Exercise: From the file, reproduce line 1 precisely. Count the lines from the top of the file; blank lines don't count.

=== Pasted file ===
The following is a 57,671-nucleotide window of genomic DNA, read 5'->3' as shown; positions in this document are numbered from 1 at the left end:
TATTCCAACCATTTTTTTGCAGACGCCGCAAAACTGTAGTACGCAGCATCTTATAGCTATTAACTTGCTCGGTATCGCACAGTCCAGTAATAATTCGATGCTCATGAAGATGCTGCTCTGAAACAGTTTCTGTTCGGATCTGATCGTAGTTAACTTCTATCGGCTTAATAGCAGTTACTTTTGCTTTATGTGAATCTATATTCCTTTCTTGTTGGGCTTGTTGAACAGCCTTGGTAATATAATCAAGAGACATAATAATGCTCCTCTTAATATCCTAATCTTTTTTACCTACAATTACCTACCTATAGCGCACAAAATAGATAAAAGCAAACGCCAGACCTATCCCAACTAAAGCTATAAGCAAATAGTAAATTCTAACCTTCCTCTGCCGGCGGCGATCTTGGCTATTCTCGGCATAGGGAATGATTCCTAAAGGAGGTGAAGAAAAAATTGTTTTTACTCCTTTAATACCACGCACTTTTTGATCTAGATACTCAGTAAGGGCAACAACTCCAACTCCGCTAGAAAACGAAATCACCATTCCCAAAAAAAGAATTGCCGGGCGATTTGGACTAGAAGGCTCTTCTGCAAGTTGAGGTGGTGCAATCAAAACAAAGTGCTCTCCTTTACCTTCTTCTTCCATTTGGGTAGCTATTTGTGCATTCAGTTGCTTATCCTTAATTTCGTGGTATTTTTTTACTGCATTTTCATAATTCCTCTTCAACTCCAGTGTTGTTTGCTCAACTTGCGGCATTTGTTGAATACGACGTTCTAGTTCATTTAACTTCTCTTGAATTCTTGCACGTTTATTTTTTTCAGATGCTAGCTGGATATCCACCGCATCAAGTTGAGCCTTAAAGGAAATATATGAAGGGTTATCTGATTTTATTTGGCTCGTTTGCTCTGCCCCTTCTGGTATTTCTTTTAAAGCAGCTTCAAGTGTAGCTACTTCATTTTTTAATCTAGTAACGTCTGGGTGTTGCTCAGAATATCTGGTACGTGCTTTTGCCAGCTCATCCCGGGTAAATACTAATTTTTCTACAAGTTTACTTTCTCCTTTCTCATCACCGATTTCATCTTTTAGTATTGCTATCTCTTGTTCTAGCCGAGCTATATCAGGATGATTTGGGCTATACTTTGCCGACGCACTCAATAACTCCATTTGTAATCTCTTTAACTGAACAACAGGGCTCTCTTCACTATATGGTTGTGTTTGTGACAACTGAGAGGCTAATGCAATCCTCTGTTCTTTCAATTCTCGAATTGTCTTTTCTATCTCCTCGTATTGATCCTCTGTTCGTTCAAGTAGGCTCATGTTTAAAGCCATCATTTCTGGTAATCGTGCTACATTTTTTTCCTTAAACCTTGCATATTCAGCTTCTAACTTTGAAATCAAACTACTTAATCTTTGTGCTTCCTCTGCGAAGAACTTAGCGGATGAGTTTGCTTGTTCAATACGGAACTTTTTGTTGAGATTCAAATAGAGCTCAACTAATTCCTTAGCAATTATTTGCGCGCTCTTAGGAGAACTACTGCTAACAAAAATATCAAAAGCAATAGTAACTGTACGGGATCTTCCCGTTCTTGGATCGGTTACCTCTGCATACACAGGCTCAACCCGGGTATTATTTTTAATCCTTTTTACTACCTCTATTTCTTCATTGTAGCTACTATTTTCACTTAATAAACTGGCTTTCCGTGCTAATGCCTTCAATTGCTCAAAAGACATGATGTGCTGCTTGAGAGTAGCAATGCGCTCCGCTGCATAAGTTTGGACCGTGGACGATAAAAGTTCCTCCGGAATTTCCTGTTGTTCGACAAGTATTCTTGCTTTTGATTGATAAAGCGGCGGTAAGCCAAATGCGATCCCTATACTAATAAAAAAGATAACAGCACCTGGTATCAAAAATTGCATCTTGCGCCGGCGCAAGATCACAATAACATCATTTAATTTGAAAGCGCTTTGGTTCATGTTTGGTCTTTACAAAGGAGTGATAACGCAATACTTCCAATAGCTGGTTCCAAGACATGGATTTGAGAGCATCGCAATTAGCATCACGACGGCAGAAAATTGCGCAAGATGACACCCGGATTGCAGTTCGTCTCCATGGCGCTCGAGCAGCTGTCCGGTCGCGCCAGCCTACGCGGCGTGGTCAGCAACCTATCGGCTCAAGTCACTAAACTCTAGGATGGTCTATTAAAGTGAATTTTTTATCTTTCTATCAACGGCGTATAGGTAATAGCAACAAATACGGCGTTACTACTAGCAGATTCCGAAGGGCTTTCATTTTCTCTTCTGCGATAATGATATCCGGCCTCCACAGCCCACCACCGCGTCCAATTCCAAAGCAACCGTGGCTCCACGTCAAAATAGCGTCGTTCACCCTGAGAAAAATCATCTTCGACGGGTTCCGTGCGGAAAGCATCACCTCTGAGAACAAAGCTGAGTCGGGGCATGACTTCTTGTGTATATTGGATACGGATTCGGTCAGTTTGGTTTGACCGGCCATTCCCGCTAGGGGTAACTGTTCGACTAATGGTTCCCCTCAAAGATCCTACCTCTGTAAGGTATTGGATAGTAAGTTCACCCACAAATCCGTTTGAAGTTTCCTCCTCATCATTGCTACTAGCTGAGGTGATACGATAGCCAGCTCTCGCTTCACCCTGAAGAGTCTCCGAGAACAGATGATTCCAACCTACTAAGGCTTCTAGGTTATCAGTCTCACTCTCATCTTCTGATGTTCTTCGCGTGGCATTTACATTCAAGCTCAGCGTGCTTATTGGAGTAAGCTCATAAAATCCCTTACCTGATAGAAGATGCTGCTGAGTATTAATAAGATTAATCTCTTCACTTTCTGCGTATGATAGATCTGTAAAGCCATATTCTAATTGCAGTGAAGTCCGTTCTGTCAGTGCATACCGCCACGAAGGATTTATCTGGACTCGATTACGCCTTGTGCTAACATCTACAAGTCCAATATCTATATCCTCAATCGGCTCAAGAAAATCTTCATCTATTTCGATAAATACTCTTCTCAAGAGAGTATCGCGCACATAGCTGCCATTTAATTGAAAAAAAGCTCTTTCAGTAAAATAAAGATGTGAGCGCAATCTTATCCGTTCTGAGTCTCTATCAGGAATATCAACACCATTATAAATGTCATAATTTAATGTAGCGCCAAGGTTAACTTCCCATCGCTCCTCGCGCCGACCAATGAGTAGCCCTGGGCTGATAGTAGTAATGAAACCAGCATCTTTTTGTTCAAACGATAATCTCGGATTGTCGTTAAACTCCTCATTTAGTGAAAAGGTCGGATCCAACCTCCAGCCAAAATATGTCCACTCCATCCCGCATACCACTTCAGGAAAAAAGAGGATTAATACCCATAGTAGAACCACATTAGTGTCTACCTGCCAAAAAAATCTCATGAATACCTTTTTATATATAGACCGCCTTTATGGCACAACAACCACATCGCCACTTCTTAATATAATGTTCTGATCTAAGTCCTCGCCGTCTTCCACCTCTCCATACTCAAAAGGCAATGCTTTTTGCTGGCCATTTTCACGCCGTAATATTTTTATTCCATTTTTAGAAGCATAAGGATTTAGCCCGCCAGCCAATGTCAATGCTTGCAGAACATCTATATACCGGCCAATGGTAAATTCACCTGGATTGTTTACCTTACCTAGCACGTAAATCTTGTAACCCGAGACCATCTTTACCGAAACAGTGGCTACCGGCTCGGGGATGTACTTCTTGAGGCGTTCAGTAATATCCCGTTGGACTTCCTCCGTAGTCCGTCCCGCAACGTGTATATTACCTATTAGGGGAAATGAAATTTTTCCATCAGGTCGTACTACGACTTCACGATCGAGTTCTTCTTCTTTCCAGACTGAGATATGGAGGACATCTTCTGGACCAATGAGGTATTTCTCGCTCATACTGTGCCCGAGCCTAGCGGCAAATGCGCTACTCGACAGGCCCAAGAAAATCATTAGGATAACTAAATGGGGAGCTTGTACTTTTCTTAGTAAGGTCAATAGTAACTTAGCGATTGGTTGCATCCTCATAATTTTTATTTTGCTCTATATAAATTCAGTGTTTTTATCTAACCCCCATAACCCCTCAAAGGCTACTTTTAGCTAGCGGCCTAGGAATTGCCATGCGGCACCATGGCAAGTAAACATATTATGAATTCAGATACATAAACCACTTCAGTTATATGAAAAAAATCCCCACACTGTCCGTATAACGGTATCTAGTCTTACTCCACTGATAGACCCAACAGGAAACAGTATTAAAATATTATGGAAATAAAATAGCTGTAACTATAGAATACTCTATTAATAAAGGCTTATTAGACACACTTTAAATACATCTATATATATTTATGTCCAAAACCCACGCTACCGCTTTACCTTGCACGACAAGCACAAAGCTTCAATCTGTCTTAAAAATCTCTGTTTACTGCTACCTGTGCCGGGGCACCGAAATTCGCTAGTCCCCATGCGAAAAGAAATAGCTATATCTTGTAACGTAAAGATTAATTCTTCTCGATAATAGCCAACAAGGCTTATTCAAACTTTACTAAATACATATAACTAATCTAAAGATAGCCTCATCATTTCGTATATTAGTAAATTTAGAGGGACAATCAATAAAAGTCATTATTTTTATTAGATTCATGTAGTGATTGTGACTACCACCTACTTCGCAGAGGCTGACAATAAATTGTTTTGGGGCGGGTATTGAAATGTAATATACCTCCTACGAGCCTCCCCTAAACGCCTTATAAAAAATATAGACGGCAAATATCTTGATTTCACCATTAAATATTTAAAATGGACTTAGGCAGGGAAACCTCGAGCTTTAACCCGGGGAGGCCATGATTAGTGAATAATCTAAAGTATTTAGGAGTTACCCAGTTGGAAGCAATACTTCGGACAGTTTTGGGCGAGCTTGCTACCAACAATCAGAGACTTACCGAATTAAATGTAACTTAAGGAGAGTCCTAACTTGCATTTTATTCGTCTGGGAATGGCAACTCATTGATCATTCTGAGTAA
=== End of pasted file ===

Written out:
The following is a 57,671-nucleotide window of genomic DNA, read 5'->3' as shown; positions in this document are numbered from 1 at the left end: